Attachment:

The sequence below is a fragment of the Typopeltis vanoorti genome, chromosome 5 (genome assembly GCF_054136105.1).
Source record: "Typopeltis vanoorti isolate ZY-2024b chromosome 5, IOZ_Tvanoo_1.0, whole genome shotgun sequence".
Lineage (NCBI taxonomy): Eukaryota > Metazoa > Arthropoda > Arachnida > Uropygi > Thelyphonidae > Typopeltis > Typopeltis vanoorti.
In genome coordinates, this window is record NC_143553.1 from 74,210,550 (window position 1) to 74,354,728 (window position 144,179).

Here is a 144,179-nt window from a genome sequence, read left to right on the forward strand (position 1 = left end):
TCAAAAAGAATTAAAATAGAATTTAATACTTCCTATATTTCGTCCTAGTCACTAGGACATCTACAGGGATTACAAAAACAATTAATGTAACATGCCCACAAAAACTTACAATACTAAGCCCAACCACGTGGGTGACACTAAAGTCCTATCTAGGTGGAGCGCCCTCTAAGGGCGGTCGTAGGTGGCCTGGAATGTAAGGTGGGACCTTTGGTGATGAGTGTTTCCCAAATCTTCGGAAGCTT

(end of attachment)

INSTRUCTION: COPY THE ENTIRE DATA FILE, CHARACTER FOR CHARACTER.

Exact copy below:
The sequence below is a fragment of the Typopeltis vanoorti genome, chromosome 5 (genome assembly GCF_054136105.1).
Source record: "Typopeltis vanoorti isolate ZY-2024b chromosome 5, IOZ_Tvanoo_1.0, whole genome shotgun sequence".
Lineage (NCBI taxonomy): Eukaryota > Metazoa > Arthropoda > Arachnida > Uropygi > Thelyphonidae > Typopeltis > Typopeltis vanoorti.
In genome coordinates, this window is record NC_143553.1 from 74,210,550 (window position 1) to 74,354,728 (window position 144,179).

Here is a 144,179-nt window from a genome sequence, read left to right on the forward strand (position 1 = left end):
TCAAAAAGAATTAAAATAGAATTTAATACTTCCTATATTTCGTCCTAGTCACTAGGACATCTACAGGGATTACAAAAACAATTAATGTAACATGCCCACAAAAACTTACAATACTAAGCCCAACCACGTGGGTGACACTAAAGTCCTATCTAGGTGGAGCGCCCTCTAAGGGCGGTCGTAGGTGGCCTGGAATGTAAGGTGGGACCTTTGGTGATGAGTGTTTCCCAAATCTTCGGAAGCTT